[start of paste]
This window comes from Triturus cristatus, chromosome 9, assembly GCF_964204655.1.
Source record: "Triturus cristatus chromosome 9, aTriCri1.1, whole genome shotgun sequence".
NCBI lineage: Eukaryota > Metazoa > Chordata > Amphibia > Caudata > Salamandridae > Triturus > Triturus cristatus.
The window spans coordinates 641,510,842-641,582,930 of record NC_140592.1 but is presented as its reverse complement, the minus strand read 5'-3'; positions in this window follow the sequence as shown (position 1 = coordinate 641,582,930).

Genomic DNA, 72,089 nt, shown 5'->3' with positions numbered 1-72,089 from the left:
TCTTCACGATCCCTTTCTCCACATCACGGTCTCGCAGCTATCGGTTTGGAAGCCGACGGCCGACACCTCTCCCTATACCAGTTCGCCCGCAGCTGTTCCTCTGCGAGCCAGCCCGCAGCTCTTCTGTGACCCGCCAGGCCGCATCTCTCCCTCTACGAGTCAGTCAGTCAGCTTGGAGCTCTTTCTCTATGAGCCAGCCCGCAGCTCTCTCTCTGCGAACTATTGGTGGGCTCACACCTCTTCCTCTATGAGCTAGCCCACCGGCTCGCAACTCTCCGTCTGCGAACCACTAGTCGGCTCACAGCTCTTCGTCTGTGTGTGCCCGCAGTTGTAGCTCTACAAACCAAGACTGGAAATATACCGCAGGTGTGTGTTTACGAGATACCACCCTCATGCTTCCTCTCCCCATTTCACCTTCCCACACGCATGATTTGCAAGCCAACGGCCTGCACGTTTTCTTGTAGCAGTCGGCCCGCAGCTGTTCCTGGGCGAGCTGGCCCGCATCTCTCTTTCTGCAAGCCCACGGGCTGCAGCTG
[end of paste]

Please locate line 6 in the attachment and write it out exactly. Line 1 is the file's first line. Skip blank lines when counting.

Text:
TCTTCACGATCCCTTTCTCCACATCACGGTCTCGCAGCTATCGGTTTGGAAGCCGACGGCCGACACCTCTCCCTATACCAGTTCGCCCGCAGCTGTTCCTCTGCGAGCCAGCCCGCAGCTCTTCTGTGACCCGCCAGGCCGCATCTCTCCCTCTACGAGTCAGTCAGTCAGCTTGGAGCTCTTTCTCTATGAGCCAGCCCGCAGCTCTCTCTCTGCGAACTATTGGTGGGCTCACACCTCTTCCTCTATGAGCTAGCCCACCGGCTCGCAACTCTCCGTCTGCGAACCACTAGTCGGCTCACAGCTCTTCGTCTGTGTGTGCCCGCAGTTGTAGCTCTACAAACCAAGACTGGAAATATACCGCAGGTGTGTGTTTACGAGATACCACCCTCATGCTTCCTCTCCCCATTTCACCTTCCCACACGCATGATTTGCAAGCCAACGGCCTGCACGTTTTCTTGTAGCAGTCGGCCCGCAGCTGTTCCTGGGCGAGCTGGCCCGCATCTCTCTTTCTGCAAGCCCACGGGCTGCAGCTG